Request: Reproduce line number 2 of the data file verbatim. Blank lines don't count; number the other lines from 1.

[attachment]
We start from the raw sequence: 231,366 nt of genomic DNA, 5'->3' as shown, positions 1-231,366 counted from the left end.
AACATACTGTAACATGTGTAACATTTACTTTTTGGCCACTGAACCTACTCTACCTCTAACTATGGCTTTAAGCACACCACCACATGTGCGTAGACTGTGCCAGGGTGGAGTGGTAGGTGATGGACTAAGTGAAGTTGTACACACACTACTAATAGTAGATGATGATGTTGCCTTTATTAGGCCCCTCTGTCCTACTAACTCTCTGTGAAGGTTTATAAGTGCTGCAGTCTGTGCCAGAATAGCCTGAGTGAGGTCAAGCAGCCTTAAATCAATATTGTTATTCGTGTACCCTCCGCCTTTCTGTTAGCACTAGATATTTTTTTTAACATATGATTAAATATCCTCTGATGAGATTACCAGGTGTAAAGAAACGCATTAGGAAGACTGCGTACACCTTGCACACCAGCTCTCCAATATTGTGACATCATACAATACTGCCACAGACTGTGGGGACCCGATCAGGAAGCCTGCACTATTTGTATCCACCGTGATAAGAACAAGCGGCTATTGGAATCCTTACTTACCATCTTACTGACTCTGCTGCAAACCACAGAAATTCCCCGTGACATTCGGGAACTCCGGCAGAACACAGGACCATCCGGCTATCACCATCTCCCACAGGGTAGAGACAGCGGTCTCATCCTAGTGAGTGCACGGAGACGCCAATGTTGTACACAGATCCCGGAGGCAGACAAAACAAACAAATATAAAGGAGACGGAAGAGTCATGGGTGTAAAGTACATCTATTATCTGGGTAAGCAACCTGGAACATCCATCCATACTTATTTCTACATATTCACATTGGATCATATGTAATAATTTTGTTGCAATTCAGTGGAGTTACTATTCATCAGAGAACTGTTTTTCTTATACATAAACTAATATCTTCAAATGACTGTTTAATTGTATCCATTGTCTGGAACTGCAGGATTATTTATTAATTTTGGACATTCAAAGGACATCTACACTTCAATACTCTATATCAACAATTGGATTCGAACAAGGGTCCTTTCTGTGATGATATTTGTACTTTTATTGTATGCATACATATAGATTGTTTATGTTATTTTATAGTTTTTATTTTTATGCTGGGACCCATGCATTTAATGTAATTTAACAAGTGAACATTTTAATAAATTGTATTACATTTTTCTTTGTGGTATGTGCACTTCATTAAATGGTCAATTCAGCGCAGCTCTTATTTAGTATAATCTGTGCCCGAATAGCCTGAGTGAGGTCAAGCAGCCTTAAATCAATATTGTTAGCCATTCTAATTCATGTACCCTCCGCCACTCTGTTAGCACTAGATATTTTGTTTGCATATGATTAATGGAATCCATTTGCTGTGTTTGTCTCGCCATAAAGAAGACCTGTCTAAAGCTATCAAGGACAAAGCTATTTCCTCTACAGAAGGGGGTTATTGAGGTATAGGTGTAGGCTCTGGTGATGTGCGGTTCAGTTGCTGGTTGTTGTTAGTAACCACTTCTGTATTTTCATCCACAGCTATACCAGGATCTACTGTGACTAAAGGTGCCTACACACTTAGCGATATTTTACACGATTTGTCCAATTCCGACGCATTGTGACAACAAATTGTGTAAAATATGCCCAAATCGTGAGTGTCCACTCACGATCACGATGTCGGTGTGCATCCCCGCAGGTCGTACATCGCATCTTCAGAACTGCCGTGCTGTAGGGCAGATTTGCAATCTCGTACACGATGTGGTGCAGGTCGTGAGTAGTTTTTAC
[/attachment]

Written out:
AACATACTGTAACATGTGTAACATTTACTTTTTGGCCACTGAACCTACTCTACCTCTAACTATGGCTTTAAGCACACCACCACATGTGCGTAGACTGTGCCAGGGTGGAGTGGTAGGTGATGGACTAAGTGAAGTTGTACACACACTACTAATAGTAGATGATGATGTTGCCTTTATTAGGCCCCTCTGTCCTACTAACTCTCTGTGAAGGTTTATAAGTGCTGCAGTCTGTGCCAGAATAGCCTGAGTGAGGTCAAGCAGCCTTAAATCAATATTGTTATTCGTGTACCCTCCGCCTTTCTGTTAGCACTAGATATTTTTTTTAACATATGATTAAATATCCTCTGATGAGATTACCAGGTGTAAAGAAACGCATTAGGAAGACTGCGTACACCTTGCACACCAGCTCTCCAATATTGTGACATCATACAATACTGCCACAGACTGTGGGGACCCGATCAGGAAGCCTGCACTATTTGTATCCACCGTGATAAGAACAAGCGGCTATTGGAATCCTTACTTACCATCTTACTGACTCTGCTGCAAACCACAGAAATTCCCCGTGACATTCGGGAACTCCGGCAGAACACAGGACCATCCGGCTATCACCATCTCCCACAGGGTAGAGACAGCGGTCTCATCCTAGTGAGTGCACGGAGACGCCAATGTTGTACACAGATCCCGGAGGCAGACAAAACAAACAAATATAAAGGAGACGGAAGAGTCATGGGTGTAAAGTACATCTATTATCTGGGTAAGCAACCTGGAACATCCATCCATACTTATTTCTACATATTCACATTGGATCATATGTAATAATTTTGTTGCAATTCAGTGGAGTTACTATTCATCAGAGAACTGTTTTTCTTATACATAAACTAATATCTTCAAATGACTGTTTAATTGTATCCATTGTCTGGAACTGCAGGATTATTTATTAATTTTGGACATTCAAAGGACATCTACACTTCAATACTCTATATCAACAATTGGATTCGAACAAGGGTCCTTTCTGTGATGATATTTGTACTTTTATTGTATGCATACATATAGATTGTTTATGTTATTTTATAGTTTTTATTTTTATGCTGGGACCCATGCATTTAATGTAATTTAACAAGTGAACATTTTAATAAATTGTATTACATTTTTCTTTGTGGTATGTGCACTTCATTAAATGGTCAATTCAGCGCAGCTCTTATTTAGTATAATCTGTGCCCGAATAGCCTGAGTGAGGTCAAGCAGCCTTAAATCAATATTGTTAGCCATTCTAATTCATGTACCCTCCGCCACTCTGTTAGCACTAGATATTTTGTTTGCATATGATTAATGGAATCCATTTGCTGTGTTTGTCTCGCCATAAAGAAGACCTGTCTAAAGCTATCAAGGACAAAGCTATTTCCTCTACAGAAGGGGGTTATTGAGGTATAGGTGTAGGCTCTGGTGATGTGCGGTTCAGTTGCTGGTTGTTGTTAGTAACCACTTCTGTATTTTCATCCACAGCTATACCAGGATCTACTGTGACTAAAGGTGCCTACACACTTAGCGATATTTTACACGATTTGTCCAATTCCGACGCATTGTGACAACAAATTGTGTAAAATATGCCCAAATCGTGAGTGTCCACTCACGATCACGATGTCGGTGTGCATCCCCGCAGGTCGTACATCGCATCTTCAGAACTGCCGTGCTGTAGGGCAGATTTGCAATCTCGTACACGATGTGGTGCAGGTCGTGAGTAGTTTTTAC